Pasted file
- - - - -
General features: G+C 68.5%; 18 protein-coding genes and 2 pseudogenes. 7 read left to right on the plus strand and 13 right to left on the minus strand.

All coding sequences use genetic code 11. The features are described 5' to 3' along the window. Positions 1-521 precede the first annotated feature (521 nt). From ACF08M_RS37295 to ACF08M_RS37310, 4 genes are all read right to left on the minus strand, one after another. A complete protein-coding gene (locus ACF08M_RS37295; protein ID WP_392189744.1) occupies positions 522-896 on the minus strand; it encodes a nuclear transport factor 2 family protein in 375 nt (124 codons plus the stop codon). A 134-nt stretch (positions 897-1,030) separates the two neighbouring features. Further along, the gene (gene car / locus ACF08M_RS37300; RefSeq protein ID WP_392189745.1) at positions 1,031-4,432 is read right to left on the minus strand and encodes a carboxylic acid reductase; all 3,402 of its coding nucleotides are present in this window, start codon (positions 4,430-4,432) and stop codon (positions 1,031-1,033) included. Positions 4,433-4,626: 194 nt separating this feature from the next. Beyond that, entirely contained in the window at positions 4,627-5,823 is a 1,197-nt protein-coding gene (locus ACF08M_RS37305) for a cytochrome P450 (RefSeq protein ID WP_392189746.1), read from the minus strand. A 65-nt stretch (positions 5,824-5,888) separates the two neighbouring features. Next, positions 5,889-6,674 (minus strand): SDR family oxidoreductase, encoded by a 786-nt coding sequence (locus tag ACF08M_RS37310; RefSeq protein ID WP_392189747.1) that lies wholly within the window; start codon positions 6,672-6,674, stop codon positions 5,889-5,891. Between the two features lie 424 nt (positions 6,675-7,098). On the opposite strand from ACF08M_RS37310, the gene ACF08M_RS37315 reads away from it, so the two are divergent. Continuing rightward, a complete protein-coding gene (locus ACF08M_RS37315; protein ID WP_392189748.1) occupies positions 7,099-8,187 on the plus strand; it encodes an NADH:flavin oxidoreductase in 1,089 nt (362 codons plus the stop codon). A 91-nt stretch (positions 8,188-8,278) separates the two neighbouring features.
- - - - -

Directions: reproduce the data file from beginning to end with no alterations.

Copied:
General features: G+C 68.5%; 18 protein-coding genes and 2 pseudogenes. 7 read left to right on the plus strand and 13 right to left on the minus strand.

All coding sequences use genetic code 11. The features are described 5' to 3' along the window. Positions 1-521 precede the first annotated feature (521 nt). From ACF08M_RS37295 to ACF08M_RS37310, 4 genes are all read right to left on the minus strand, one after another. A complete protein-coding gene (locus ACF08M_RS37295; protein ID WP_392189744.1) occupies positions 522-896 on the minus strand; it encodes a nuclear transport factor 2 family protein in 375 nt (124 codons plus the stop codon). A 134-nt stretch (positions 897-1,030) separates the two neighbouring features. Further along, the gene (gene car / locus ACF08M_RS37300; RefSeq protein ID WP_392189745.1) at positions 1,031-4,432 is read right to left on the minus strand and encodes a carboxylic acid reductase; all 3,402 of its coding nucleotides are present in this window, start codon (positions 4,430-4,432) and stop codon (positions 1,031-1,033) included. Positions 4,433-4,626: 194 nt separating this feature from the next. Beyond that, entirely contained in the window at positions 4,627-5,823 is a 1,197-nt protein-coding gene (locus ACF08M_RS37305) for a cytochrome P450 (RefSeq protein ID WP_392189746.1), read from the minus strand. A 65-nt stretch (positions 5,824-5,888) separates the two neighbouring features. Next, positions 5,889-6,674 (minus strand): SDR family oxidoreductase, encoded by a 786-nt coding sequence (locus tag ACF08M_RS37310; RefSeq protein ID WP_392189747.1) that lies wholly within the window; start codon positions 6,672-6,674, stop codon positions 5,889-5,891. Between the two features lie 424 nt (positions 6,675-7,098). On the opposite strand from ACF08M_RS37310, the gene ACF08M_RS37315 reads away from it, so the two are divergent. Continuing rightward, a complete protein-coding gene (locus ACF08M_RS37315; protein ID WP_392189748.1) occupies positions 7,099-8,187 on the plus strand; it encodes an NADH:flavin oxidoreductase in 1,089 nt (362 codons plus the stop codon). A 91-nt stretch (positions 8,188-8,278) separates the two neighbouring features.